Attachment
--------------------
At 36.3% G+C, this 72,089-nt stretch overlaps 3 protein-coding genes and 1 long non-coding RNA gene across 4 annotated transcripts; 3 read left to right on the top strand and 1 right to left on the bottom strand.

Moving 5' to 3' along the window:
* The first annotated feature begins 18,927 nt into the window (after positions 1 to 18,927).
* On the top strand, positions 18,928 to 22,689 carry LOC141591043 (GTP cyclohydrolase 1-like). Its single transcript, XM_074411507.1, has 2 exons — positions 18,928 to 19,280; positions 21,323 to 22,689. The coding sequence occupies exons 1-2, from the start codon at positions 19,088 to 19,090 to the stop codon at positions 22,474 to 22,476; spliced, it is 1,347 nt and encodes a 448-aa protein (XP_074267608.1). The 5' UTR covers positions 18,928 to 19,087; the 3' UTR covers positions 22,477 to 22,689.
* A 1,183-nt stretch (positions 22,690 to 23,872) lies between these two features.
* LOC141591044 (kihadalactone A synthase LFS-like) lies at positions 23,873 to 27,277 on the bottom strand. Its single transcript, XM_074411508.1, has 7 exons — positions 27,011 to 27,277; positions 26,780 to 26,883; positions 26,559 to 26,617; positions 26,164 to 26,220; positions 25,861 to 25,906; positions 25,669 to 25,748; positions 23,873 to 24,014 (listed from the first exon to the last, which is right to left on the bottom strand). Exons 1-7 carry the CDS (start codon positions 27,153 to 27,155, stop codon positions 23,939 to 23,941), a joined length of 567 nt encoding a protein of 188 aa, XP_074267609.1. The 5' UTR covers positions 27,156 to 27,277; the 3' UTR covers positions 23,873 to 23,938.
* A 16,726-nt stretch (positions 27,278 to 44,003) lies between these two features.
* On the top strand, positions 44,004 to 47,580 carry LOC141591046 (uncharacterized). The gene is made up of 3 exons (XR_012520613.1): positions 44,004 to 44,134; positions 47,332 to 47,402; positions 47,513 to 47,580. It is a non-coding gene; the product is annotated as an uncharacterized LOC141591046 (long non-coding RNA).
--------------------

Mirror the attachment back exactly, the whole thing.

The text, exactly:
At 36.3% G+C, this 72,089-nt stretch overlaps 3 protein-coding genes and 1 long non-coding RNA gene across 4 annotated transcripts; 3 read left to right on the top strand and 1 right to left on the bottom strand.

Moving 5' to 3' along the window:
* The first annotated feature begins 18,927 nt into the window (after positions 1 to 18,927).
* On the top strand, positions 18,928 to 22,689 carry LOC141591043 (GTP cyclohydrolase 1-like). Its single transcript, XM_074411507.1, has 2 exons — positions 18,928 to 19,280; positions 21,323 to 22,689. The coding sequence occupies exons 1-2, from the start codon at positions 19,088 to 19,090 to the stop codon at positions 22,474 to 22,476; spliced, it is 1,347 nt and encodes a 448-aa protein (XP_074267608.1). The 5' UTR covers positions 18,928 to 19,087; the 3' UTR covers positions 22,477 to 22,689.
* A 1,183-nt stretch (positions 22,690 to 23,872) lies between these two features.
* LOC141591044 (kihadalactone A synthase LFS-like) lies at positions 23,873 to 27,277 on the bottom strand. Its single transcript, XM_074411508.1, has 7 exons — positions 27,011 to 27,277; positions 26,780 to 26,883; positions 26,559 to 26,617; positions 26,164 to 26,220; positions 25,861 to 25,906; positions 25,669 to 25,748; positions 23,873 to 24,014 (listed from the first exon to the last, which is right to left on the bottom strand). Exons 1-7 carry the CDS (start codon positions 27,153 to 27,155, stop codon positions 23,939 to 23,941), a joined length of 567 nt encoding a protein of 188 aa, XP_074267609.1. The 5' UTR covers positions 27,156 to 27,277; the 3' UTR covers positions 23,873 to 23,938.
* A 16,726-nt stretch (positions 27,278 to 44,003) lies between these two features.
* On the top strand, positions 44,004 to 47,580 carry LOC141591046 (uncharacterized). The gene is made up of 3 exons (XR_012520613.1): positions 44,004 to 44,134; positions 47,332 to 47,402; positions 47,513 to 47,580. It is a non-coding gene; the product is annotated as an uncharacterized LOC141591046 (long non-coding RNA).